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Cover image for Why you need SQL window functions (part 2)

Why you need SQL window functions (part 2)

helenanders26 profile image Helen Anderson Originally published at helenanderson.co.nz ・3 min read

Data Analysis (14 Part Series)

1) Speed up your queries with indexes 2) Resources for beginner data analysts 3 ... 12 3) SQL concepts from A to Z 4) 6 ways to search with System Tables 5) Pearl Jam, Nirvana and Beautiful Data Visualisations 6) Entity Relationship Diagrams explained by Sonic the Hedgehog 7) How to use the VLOOKUP Excel function 8) SQL Joins without the Venn diagrams 9) SQL aggregate functions and Mariah Carey 10) Why I use SQL CTEs 11) How to customise SQL Server Management Studio (SSMS) 12) Have you VACUUMed your tables lately? 13) Why you need SQL window functions (part 1) 14) Why you need SQL window functions (part 2)

Welcome back to the world of window functions.

Window functions are closely related to aggregate functions. But rather than collapsing all the rows we want into one row, we keep them and add a new column with a running total, rank or moving average. This becomes our ‘window frame.’

It becomes clearer with examples and pictures, so if you’re interested in using this powerful tool, keep reading.


1 – Introduction
2 – Setting the scene
3 – Bucket rows into groups
4 – Access a total from an earlier row
5 – Use Window Functions to perform calculations


Introduction

Window functions come in three main types. These are:

Aggregate Window Functions

These use aggregate functions like SUM, COUNT, MAX, MIN over a set of rows and return a single result from the query.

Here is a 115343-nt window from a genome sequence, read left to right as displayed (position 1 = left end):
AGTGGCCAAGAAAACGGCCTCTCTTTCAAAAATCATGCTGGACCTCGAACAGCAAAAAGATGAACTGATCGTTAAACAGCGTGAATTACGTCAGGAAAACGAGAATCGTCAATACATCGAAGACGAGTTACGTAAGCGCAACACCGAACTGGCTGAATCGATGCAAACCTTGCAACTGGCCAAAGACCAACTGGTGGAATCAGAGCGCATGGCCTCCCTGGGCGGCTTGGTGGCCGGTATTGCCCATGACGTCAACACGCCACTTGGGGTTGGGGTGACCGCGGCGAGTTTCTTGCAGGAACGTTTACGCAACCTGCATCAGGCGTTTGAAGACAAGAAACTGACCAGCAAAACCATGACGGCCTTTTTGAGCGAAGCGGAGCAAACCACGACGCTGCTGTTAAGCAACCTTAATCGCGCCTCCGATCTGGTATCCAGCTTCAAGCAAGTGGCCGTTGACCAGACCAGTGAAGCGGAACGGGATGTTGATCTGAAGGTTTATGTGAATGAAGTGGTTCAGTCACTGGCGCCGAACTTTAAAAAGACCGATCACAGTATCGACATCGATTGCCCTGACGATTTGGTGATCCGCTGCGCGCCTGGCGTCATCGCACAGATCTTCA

Ranking Window Functions

These assign a ‘rank’ to a set of rows and using RANK, DENSE_RANK, ROW_NUMBER, NTILE

Value Window Functions

These use LAG, LEAD, FIRST_VALUE, LAST_VALUE to access a previous row without having to do a self-join.


Setting the scene

This post is picking up where we left off in Part One, where we used window functions to answer questions from a Sales Manager who is setting targets for the year.

In the last post we covered aggregate window functions and how to use RANK(). In this post, we’ll be exploring how to use NTILE(), then exploring how we can use value window functions to answer questions using sales data.


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Bucket rows into groups

When we left her in the last post we had provided the Sales Manager two tables. One showing daily sales with a running total, and all sales ranked by their dollar value.

This time the Sales Manager would like to give a bonus to the territory who has bought in the top 25% of customers over the last year.

To do this we can use NTILE() to bucket the dollar values into four groups that represent four quartiles.

select
  territoryid,
  customerid,
  sum(subtotal) as subtotal,
  ntile(4) over(order by sum(subtotal)) as bucket
from 
  sales.salesorderheader 
where sales_date between 
'2018-01-01' and '2019-01-01'
group by 
  territoryid, 
  customerid

NTILE() can be used to bucket groups of rows and can be adjusted by changing the number in the brackets.